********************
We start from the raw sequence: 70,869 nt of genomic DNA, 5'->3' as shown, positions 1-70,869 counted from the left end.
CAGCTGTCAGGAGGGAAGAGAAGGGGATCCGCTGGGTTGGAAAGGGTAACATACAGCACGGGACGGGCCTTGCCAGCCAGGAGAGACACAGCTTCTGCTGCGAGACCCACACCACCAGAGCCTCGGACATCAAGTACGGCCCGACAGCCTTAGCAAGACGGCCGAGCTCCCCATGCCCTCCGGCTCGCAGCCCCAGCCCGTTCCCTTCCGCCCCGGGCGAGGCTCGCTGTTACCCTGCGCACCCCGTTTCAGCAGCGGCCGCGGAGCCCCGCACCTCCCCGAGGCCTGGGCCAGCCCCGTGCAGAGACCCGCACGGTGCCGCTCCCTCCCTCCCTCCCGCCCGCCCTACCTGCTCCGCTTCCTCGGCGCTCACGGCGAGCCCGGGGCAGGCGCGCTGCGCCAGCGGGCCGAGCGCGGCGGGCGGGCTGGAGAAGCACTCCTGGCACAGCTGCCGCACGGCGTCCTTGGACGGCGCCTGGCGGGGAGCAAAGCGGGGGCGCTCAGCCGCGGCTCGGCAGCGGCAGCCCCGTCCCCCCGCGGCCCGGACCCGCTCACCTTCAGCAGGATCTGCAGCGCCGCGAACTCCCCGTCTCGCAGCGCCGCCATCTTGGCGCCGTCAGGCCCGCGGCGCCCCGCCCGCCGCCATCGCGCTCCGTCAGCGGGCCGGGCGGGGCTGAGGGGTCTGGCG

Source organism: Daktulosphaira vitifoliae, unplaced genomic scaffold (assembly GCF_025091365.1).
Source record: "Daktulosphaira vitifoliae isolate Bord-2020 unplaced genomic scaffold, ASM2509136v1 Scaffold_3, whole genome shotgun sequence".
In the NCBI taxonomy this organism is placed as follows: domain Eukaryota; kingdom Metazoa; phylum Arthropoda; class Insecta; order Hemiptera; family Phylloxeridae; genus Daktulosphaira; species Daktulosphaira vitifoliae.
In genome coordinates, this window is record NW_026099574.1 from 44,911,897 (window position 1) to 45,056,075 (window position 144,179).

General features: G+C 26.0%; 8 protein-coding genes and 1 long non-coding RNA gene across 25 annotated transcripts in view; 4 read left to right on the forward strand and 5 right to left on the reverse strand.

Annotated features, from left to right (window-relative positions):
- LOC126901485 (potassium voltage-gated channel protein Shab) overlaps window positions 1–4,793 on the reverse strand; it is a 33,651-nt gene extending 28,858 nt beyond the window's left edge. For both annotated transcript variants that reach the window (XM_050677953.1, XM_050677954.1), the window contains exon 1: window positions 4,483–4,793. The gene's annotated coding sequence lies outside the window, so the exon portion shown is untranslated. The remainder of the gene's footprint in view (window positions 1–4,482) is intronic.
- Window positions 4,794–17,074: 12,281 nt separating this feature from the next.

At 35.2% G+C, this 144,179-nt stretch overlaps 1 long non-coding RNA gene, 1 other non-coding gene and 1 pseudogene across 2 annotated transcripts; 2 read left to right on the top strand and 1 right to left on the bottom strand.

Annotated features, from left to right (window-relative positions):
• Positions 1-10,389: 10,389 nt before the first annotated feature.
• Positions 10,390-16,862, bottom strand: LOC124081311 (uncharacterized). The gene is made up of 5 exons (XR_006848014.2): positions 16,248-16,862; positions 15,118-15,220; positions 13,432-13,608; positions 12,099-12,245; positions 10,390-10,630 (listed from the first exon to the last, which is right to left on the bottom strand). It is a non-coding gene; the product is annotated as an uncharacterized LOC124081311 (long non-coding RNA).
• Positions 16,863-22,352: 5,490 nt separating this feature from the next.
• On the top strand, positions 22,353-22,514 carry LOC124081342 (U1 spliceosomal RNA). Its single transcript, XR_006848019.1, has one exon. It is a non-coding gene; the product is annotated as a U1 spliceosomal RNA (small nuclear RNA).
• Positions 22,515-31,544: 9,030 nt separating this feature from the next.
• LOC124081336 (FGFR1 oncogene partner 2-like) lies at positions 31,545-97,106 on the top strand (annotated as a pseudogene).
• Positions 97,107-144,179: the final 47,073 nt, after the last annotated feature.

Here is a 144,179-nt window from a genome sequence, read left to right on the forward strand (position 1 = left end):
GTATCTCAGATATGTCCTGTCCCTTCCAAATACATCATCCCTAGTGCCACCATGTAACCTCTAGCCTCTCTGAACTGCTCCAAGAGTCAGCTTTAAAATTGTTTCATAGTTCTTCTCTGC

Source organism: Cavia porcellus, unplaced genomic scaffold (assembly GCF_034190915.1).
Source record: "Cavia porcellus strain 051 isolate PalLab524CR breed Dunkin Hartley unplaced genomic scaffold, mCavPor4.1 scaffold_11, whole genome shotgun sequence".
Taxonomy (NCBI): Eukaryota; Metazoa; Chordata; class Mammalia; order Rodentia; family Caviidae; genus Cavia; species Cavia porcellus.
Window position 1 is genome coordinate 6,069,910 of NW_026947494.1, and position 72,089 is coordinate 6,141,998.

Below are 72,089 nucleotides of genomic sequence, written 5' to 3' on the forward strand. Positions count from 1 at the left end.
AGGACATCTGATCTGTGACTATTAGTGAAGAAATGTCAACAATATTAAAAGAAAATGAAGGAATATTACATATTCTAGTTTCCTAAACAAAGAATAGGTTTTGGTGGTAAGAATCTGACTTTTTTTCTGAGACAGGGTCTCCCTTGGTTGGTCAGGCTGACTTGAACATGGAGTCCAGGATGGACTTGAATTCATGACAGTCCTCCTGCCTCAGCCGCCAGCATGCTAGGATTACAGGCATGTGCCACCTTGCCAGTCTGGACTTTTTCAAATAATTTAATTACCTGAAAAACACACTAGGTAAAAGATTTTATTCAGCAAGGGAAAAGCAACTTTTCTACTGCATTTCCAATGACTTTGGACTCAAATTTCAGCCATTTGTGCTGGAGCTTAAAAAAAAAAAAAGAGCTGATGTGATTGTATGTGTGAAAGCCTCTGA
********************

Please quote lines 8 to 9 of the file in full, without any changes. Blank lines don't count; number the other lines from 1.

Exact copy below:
Annotated features, from left to right (window-relative positions):
- LOC126901485 (potassium voltage-gated channel protein Shab) overlaps window positions 1–4,793 on the reverse strand; it is a 33,651-nt gene extending 28,858 nt beyond the window's left edge. For both annotated transcript variants that reach the window (XM_050677953.1, XM_050677954.1), the window contains exon 1: window positions 4,483–4,793. The gene's annotated coding sequence lies outside the window, so the exon portion shown is untranslated. The remainder of the gene's footprint in view (window positions 1–4,482) is intronic.